Spring 2007 Course Descriptions

For registration information please refer to the Directory of Classes


AFASC1001 section 001 Dr. Noliwe Rooks [iraas@columbia.edu]
Introduction to African-American Studies
Course Description:
Introduces the basic methods of analysis and interpretation in the field. Topics include Jim Crow segregation; institutional racism; protest traditions; the modern civil rights movements; Black Power; and an analysis of the recent literature, culture, social organization, political behavior, and ideological debates within the black American community.

AFASC3200 section 001 Dr. Mio Matsumoto [mm936@columbia.edu]
African-American & African Thought
Course Description:
An analysis of the political thought of selected black theorists (e.g., Edward Blyden, Frantz Fanon, Patricia Hill Collins, Cheikh Anta Diop, Kwame Appiah, Booker T. Washington and C. L. R. James). The course will also examine the political, social, and economic conditions and developments in the United States and the African continent as the historical backgrounds.

AFASC3930 Section 001 Dr. Imani Perry [IRAAS@columbia.edu]
Topics in the Black Experience: Brown vs Board of Education
Course Description:
This course will examine the legal history and cultural legacy of Brown v. Board of Education, the landmark Supreme Court opinion outlawing school segregation, through examinations of case law, film, personal narrative and other historical documents. We will explore the impact of Brown, and its ongoing relevance for contemporary debates about race and equality.

AFASC3930 Section 002 Dr. Jill Humphries [jh2561@columbia.edu]
Topics in the Black Experience: Black Civil Society, International Affairs and United States Foreign Policy
Course Description:
This course examines the historical role of Americans of African descent living in the United States and the changing contours that shaped their involvement in international affairs and foreign policy. Situating the Black Freedom movement in the context of global freedom movements we will use historical text, literature, art and contemporary movements to examine the political, social, economic, and cultural factors that shaped African identity in the United States and that led to the development of a unique and distinct ‘black foreign policy’. We will also explore how the civil rights movement changed the socio-economic and political landscape thus creating a tripartite black body politic one elite, middle and working class and how the social and economic location of these three groups makes it increasingly more difficult to conceptualize a ‘black foreign policy and/or international perspective’.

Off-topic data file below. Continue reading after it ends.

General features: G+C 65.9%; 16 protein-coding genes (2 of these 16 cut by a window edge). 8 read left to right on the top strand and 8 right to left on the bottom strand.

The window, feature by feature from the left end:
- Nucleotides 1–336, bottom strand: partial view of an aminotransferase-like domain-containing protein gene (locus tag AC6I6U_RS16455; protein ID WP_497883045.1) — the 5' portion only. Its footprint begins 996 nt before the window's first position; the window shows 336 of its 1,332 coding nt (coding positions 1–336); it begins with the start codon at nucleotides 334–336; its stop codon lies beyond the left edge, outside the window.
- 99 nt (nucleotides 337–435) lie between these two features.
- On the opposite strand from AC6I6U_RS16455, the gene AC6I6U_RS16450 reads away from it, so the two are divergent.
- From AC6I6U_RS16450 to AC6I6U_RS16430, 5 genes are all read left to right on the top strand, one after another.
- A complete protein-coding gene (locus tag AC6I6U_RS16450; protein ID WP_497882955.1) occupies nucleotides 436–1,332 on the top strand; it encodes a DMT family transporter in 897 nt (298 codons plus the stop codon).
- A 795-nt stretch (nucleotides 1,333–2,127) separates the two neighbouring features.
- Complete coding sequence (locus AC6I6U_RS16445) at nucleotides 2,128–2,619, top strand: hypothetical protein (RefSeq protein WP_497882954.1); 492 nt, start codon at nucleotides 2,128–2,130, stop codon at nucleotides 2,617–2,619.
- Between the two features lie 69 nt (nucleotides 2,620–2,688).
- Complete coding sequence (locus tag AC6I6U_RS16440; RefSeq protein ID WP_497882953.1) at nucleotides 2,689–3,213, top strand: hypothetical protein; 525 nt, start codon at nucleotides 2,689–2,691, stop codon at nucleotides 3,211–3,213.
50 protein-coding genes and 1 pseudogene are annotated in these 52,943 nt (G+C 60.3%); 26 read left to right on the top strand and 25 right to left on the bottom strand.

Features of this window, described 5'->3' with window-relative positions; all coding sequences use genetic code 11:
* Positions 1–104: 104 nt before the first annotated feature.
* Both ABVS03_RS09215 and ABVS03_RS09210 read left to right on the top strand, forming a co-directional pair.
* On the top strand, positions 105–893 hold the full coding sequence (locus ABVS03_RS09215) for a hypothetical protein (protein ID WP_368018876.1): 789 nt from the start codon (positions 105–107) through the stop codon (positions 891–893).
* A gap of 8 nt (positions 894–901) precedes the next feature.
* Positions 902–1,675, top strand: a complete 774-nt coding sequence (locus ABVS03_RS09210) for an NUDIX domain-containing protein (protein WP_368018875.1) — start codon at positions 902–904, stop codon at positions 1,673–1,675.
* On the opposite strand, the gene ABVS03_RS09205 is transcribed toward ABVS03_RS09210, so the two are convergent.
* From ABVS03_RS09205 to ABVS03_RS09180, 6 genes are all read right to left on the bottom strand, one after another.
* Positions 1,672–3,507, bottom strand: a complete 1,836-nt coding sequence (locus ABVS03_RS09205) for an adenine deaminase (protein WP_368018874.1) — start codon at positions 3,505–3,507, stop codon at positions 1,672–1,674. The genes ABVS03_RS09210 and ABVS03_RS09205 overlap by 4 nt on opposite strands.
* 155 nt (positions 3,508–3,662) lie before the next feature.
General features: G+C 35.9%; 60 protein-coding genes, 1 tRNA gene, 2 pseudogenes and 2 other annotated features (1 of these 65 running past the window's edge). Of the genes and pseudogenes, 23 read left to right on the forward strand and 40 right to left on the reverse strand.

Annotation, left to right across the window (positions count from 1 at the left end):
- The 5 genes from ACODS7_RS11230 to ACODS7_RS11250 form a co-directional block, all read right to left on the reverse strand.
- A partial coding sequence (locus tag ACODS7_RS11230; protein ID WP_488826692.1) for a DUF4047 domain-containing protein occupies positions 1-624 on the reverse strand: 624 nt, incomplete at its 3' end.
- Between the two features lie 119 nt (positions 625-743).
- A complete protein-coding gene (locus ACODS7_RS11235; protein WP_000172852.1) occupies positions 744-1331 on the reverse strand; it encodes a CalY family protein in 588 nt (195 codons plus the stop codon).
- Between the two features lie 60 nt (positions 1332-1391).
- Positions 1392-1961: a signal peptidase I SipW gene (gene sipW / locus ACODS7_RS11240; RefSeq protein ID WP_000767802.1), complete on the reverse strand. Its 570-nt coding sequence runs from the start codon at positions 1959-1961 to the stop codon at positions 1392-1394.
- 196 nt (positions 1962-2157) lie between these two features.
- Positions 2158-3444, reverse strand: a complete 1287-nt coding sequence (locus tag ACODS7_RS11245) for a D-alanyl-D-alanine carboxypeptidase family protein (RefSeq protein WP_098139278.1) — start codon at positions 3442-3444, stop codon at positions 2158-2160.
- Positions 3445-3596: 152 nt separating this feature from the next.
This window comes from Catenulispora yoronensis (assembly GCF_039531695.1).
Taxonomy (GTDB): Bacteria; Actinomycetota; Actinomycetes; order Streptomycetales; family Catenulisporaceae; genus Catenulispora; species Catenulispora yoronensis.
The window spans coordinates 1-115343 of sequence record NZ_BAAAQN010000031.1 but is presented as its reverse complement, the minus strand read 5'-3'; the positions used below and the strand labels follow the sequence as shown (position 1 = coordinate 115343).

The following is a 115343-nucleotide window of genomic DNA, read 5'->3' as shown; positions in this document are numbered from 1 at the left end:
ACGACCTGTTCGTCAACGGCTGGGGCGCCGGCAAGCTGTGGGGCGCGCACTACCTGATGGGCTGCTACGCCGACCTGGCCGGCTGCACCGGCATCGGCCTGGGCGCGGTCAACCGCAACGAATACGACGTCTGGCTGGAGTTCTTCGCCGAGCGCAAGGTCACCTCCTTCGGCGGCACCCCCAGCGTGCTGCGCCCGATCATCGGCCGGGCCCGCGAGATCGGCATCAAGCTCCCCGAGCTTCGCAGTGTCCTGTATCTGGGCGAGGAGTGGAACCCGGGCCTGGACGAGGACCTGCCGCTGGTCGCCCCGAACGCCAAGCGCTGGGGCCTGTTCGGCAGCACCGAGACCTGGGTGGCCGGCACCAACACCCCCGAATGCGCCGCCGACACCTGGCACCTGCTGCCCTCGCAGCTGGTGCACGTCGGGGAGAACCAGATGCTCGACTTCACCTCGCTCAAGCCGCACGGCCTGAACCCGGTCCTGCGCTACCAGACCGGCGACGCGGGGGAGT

Course #FASC3930 Section 003 C. Daniel Dawson [cd2277@columbia.edu]
Topics in the Black Experience Seminar: Honey is My Knife: African Spirituality in the Americas
Course Description:
This seminar will investigate the cultural contributions of Africans in the formation of the contemporary Americas. There will be a particular focus on the African religious traditions that have continued and developed in spite of hostile social and political pressures. Because of their important roles in the continuations of African aesthetics, the areas of visual art, music and dance will be emphasized in the exploration of the topic. This seminar will also discuss two important African ethnic groups: the Yoruba of Southwestern Nigeria, and the Bakongo of Central Africa. It will highlight the American religious traditions of these cultures, e.g., Candomblé Nago/Ketu, Santeria/Lucumi, Shango, Xangô, etc., for the Yoruba, and Palo Mayombe, Umbanda, Macumba, Kumina, African-American Christianity, etc., for the Bakongo and other Central Africans. In the course discussions, the Americas are to include Brazil, Cuba, the Dominican Republic, Haiti, Jamaica, the United States and numerous other appropriate locations.

There will also be a focus on visual artists like Charles Abramson, Jose Bedia, Juan Boza, Lourdes Lopez, Manuel Mendive, etc., whose works are grounded in African based religions. In addition, we will explore how African religious philosophy has impacted on every-day life in the Americas, for example in the areas of international athletics, procedures of greeting and degreeting, culinary practices, etc. Honey is My Knife: African Spirituality in the Americas will include presentations by innovative guest scholars: The seminar will include an extensive use of audio-visual materials including slides, videos and audio recordings.


AFASG4080 Section 001 Dr. Manning Marable [mm247@columbia.edu]
Topics in the Black Experience: Malcolm X Seminar
Course Description: